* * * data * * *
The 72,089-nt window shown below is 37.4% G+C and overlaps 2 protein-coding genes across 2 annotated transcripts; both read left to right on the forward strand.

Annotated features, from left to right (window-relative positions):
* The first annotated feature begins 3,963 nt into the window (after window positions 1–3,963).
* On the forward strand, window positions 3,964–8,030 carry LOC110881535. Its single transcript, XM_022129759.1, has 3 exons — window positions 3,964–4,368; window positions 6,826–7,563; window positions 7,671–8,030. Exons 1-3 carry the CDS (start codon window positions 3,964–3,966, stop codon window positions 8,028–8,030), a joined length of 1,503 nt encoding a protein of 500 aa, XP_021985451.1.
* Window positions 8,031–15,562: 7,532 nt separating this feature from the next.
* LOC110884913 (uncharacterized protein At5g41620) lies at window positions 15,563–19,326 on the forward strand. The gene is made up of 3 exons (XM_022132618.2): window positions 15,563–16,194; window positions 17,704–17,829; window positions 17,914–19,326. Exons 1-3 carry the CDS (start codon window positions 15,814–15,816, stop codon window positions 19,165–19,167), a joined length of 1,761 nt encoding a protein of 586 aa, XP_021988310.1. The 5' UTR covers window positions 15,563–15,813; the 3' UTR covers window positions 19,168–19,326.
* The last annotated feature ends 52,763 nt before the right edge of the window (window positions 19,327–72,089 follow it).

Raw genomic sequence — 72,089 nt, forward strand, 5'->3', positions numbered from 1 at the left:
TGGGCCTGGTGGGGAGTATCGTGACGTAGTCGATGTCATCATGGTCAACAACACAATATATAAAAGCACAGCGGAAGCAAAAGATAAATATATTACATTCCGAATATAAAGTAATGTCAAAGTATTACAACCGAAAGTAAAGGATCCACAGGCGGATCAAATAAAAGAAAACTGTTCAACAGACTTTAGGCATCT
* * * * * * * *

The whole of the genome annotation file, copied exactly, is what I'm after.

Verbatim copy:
The 72,089-nt window shown below is 37.4% G+C and overlaps 2 protein-coding genes across 2 annotated transcripts; both read left to right on the forward strand.

Annotated features, from left to right (window-relative positions):
* The first annotated feature begins 3,963 nt into the window (after window positions 1–3,963).
* On the forward strand, window positions 3,964–8,030 carry LOC110881535. Its single transcript, XM_022129759.1, has 3 exons — window positions 3,964–4,368; window positions 6,826–7,563; window positions 7,671–8,030. Exons 1-3 carry the CDS (start codon window positions 3,964–3,966, stop codon window positions 8,028–8,030), a joined length of 1,503 nt encoding a protein of 500 aa, XP_021985451.1.
* Window positions 8,031–15,562: 7,532 nt separating this feature from the next.
* LOC110884913 (uncharacterized protein At5g41620) lies at window positions 15,563–19,326 on the forward strand. The gene is made up of 3 exons (XM_022132618.2): window positions 15,563–16,194; window positions 17,704–17,829; window positions 17,914–19,326. Exons 1-3 carry the CDS (start codon window positions 15,814–15,816, stop codon window positions 19,165–19,167), a joined length of 1,761 nt encoding a protein of 586 aa, XP_021988310.1. The 5' UTR covers window positions 15,563–15,813; the 3' UTR covers window positions 19,168–19,326.
* The last annotated feature ends 52,763 nt before the right edge of the window (window positions 19,327–72,089 follow it).

Raw genomic sequence — 72,089 nt, forward strand, 5'->3', positions numbered from 1 at the left:
TGGGCCTGGTGGGGAGTATCGTGACGTAGTCGATGTCATCATGGTCAACAACACAATATATAAAAGCACAGCGGAAGCAAAAGATAAATATATTACATTCCGAATATAAAGTAATGTCAAAGTATTACAACCGAAAGTAAAGGATCCACAGGCGGATCAAATAAAAGAAAACTGTTCAACAGACTTTAGGCATCT